Prepare to Show Your Home for Sale
We prepare to show your home in its best light. Our goal is always to change perspectives. It is best to think of yourself as a prospective homebuyer. From that perspective, you can better analyze how your home compares to the other houses that will be competing for prospective buyers’ attention.
Most buyers get their first impression of your home before they even get out of their cars — oftentimes the first impression comes from seeing the photographs online. In a competitive market, making a great first impression is essential to selling at the highest price possible. High quality photos are essential. Aerial photos are needed from the best angles.
Choosing A Realtor®
Prepare a list of important questions.
Meet With Your Realtor®
Valuable advice from industry professionals
An in-depth look at the market data
Correct pricing is critical to success
Potential buyers form their first impressions of your home as they pull up and park at the curb. This is known as “curb appeal.” The view from the curb, tells a buyer how attractive and well-maintained your home may be, compared to other houses. This takes more than trimming the hedges and planting a few flowers. It is crucial to give the buyer a positive expectation of what they will see inside. When someone likes the exterior, they will be predisposed to also like the interior and you’re that much closer to selling your home.
To see what needs to be done to create curb appeal, go outside, stand on the curb and take a look at your home, critically, the way the buyer will. Here are some areas to consider.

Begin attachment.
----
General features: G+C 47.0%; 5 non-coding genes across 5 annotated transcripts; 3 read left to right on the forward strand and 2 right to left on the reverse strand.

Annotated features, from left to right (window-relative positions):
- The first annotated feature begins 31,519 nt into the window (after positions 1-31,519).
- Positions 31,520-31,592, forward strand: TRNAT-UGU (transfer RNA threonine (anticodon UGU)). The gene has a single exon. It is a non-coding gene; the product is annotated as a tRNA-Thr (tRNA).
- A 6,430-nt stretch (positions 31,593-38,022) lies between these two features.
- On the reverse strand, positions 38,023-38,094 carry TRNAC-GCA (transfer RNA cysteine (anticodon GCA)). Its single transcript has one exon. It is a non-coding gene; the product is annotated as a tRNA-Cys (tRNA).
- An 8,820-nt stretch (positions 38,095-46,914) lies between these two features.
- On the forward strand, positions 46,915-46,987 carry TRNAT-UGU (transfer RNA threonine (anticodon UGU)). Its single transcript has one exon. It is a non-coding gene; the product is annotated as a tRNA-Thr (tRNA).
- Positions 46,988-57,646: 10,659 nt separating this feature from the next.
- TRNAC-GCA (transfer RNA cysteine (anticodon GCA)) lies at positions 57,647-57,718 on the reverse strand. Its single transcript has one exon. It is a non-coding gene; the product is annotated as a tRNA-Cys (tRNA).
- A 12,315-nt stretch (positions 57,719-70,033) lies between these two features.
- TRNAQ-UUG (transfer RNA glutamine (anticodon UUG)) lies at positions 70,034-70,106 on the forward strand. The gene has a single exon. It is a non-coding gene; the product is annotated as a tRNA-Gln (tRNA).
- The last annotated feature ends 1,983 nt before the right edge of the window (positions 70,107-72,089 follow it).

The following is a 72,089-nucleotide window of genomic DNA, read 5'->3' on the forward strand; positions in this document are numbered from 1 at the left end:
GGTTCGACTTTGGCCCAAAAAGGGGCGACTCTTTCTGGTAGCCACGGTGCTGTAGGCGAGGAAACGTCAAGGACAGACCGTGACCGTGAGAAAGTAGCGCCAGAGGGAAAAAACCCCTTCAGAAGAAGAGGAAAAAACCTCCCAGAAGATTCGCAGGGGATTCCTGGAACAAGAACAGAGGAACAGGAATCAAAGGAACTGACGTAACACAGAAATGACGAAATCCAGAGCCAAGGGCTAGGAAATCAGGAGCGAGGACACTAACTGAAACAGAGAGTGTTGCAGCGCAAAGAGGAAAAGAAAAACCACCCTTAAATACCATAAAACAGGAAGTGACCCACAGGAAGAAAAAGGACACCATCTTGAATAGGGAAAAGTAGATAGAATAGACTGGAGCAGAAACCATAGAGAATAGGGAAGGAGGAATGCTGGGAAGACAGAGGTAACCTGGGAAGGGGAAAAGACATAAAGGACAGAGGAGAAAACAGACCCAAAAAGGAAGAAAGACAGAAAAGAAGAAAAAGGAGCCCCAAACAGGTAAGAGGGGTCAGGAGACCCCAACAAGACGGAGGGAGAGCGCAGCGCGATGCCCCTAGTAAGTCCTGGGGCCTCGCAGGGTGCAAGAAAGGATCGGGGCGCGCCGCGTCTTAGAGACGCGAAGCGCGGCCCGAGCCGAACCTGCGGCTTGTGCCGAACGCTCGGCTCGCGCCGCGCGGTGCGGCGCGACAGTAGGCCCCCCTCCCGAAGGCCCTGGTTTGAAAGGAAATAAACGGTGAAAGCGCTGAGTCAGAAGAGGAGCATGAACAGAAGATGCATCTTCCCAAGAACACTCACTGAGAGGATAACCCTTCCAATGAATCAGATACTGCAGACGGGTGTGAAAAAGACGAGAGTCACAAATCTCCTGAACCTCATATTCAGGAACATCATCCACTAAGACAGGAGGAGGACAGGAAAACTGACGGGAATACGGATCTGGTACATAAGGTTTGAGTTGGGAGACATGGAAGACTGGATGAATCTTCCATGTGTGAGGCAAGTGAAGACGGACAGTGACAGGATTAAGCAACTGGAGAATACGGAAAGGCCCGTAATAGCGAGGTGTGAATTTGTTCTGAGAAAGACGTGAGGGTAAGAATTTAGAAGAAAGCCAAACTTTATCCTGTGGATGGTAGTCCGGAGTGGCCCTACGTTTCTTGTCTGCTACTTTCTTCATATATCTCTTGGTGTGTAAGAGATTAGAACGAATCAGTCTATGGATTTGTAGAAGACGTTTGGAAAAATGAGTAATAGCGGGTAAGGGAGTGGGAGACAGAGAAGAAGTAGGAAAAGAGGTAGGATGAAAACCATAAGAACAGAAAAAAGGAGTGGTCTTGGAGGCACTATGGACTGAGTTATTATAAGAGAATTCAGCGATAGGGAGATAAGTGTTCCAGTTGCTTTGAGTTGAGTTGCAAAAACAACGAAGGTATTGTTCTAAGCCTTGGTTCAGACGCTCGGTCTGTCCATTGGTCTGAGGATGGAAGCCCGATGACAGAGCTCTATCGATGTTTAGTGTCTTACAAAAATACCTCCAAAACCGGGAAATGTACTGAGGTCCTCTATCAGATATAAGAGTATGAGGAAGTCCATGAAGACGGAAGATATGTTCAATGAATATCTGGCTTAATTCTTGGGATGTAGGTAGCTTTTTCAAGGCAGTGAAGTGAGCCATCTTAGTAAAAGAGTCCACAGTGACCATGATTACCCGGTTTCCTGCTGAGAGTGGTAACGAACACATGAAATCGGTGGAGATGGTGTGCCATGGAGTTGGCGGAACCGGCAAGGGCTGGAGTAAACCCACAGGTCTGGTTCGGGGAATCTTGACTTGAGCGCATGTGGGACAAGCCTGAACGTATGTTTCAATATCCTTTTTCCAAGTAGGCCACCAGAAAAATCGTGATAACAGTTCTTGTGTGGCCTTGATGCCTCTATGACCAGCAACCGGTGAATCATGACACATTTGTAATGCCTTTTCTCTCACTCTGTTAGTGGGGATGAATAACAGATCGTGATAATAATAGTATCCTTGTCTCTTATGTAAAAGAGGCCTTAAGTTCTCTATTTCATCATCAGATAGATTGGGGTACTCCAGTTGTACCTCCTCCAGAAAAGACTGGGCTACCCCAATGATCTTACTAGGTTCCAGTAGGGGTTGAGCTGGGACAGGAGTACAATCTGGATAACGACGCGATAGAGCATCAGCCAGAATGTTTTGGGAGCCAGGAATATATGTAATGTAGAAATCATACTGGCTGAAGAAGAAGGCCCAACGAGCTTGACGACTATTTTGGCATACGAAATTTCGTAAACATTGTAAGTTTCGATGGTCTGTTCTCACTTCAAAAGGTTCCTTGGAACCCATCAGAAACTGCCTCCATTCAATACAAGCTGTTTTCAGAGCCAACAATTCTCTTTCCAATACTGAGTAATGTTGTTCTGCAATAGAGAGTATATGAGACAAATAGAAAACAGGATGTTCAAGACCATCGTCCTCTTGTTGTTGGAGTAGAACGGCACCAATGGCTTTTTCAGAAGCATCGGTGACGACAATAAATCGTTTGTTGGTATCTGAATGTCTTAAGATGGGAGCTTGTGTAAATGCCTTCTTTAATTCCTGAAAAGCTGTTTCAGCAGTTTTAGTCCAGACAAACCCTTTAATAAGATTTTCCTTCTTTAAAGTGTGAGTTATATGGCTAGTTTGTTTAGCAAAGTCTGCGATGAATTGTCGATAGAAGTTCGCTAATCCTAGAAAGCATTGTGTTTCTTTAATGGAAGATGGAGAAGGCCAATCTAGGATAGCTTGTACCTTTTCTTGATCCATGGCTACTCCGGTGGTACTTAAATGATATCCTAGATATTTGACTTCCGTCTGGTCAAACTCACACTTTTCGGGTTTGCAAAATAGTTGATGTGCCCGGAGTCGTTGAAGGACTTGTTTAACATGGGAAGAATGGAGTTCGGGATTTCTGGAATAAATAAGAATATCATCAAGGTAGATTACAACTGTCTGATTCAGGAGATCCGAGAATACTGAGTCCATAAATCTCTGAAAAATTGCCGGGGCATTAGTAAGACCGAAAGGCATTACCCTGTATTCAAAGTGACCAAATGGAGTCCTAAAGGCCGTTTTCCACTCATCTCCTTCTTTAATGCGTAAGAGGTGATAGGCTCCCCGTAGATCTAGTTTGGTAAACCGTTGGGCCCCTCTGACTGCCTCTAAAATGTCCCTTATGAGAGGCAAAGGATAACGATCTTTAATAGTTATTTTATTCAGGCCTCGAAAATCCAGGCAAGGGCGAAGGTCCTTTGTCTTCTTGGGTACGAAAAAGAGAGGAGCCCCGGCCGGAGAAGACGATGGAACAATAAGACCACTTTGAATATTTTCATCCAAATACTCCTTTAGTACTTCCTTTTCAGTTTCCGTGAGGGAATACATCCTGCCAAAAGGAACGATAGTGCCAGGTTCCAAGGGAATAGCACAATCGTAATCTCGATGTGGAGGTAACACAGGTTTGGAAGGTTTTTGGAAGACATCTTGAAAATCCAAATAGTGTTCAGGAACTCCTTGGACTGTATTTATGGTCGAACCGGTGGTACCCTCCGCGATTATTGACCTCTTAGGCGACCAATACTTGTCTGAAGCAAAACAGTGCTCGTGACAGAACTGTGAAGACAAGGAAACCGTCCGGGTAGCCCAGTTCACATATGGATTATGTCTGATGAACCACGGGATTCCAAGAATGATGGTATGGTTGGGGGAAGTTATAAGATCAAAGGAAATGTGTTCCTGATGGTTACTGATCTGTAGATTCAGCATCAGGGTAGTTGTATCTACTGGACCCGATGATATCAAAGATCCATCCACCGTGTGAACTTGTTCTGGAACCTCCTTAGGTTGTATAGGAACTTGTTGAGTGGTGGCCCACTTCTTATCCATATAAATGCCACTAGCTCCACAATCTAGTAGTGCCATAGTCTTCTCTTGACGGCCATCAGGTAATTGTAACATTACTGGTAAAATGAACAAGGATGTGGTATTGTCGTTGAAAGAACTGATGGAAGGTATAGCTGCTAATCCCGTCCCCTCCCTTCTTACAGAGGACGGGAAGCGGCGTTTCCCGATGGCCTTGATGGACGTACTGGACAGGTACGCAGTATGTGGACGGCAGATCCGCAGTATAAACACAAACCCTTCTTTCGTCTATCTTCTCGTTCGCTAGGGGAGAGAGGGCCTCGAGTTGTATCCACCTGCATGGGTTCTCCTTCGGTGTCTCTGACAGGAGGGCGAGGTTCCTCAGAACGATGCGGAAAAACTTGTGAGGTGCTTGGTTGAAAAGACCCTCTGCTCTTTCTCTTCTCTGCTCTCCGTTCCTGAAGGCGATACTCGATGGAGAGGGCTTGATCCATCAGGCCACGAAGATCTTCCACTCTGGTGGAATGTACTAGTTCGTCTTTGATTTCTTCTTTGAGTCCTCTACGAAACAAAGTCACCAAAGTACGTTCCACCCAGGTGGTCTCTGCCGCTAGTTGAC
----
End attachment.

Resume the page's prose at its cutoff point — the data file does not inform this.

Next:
Walkways and Driveways
Walkways should be swept and clear of leaves, weeds, and debris. Repair or replace cracked steps or pavers. Driveways should also be clear of vehicles, toys, and debris. Park the cars in the garage. Walkways should be clear and unobstructed by tree limbs and shrubs.
Landscaping and Lawn
Always be prepared to show because your most important showing appointment may come unexpectedly. Prune trees and plants. Weed flower beds and replace withered landscaping with fresh plants and flowers. Lay fresh mulch in flower beds and planters. Remove trash, debris, and any other non-essential items. Repair or replace damaged fence panels and posts. Keep trash cans out of sight, or in the garage if possible. Keep your lawn manicured, edged, and watered.
Exterior of House
Be prepared to show well in advance by replacing loose or damaged roof shingles and clean out the gutters. Repair broken window panes and screens, and re-paint the trim. Replace mailboxes, light fixtures, or any other fixtures that look less than fresh. Pressure wash siding, brick, windows, and porches.
Entryway and Porch
Paint or replace furniture such as benches, rocking chairs, or porch swings. Repaint the front door with an eye-catching color that complements the rest of the exterior. Popular front door colors that add appeal are black, blue, red, turquoise. Replace dirty, tarnished, or scratched doorknobs. Put out a new welcoming doormat.
Backyard appeal is important because it sets the tone for how the buyers see themselves enjoying time off with family and friends. If the home has a welcoming backyard with an outdoor living space, the buyer will be able to imagine themselves using and enjoying the space— making the home more appealing.
Outdoor Living Spaces
Your backyard should have a focal point. If yours doesn’t, consider creating one. Some affordable weekend project ideas that can add substantial value are, building a pergola, a water feature, or a fire pit with a gathering area.
Pool and Decks
The pool should be sparkling clean. Make sure the pool deck is swept and cleaned. Consider pressure washing the deck. Pool furniture should be clean and inviting. Add new cushions with an accent color that pops. Coil or remove hose pipes, use a decorative pot or container for storage.
Overall, some parts of your home may require more work than others, but it’s well worth it to get buyers eager to see what’s inside. Your agent will help you determine which projects will add money to your bottom line and which projects may not offer the expected return on value.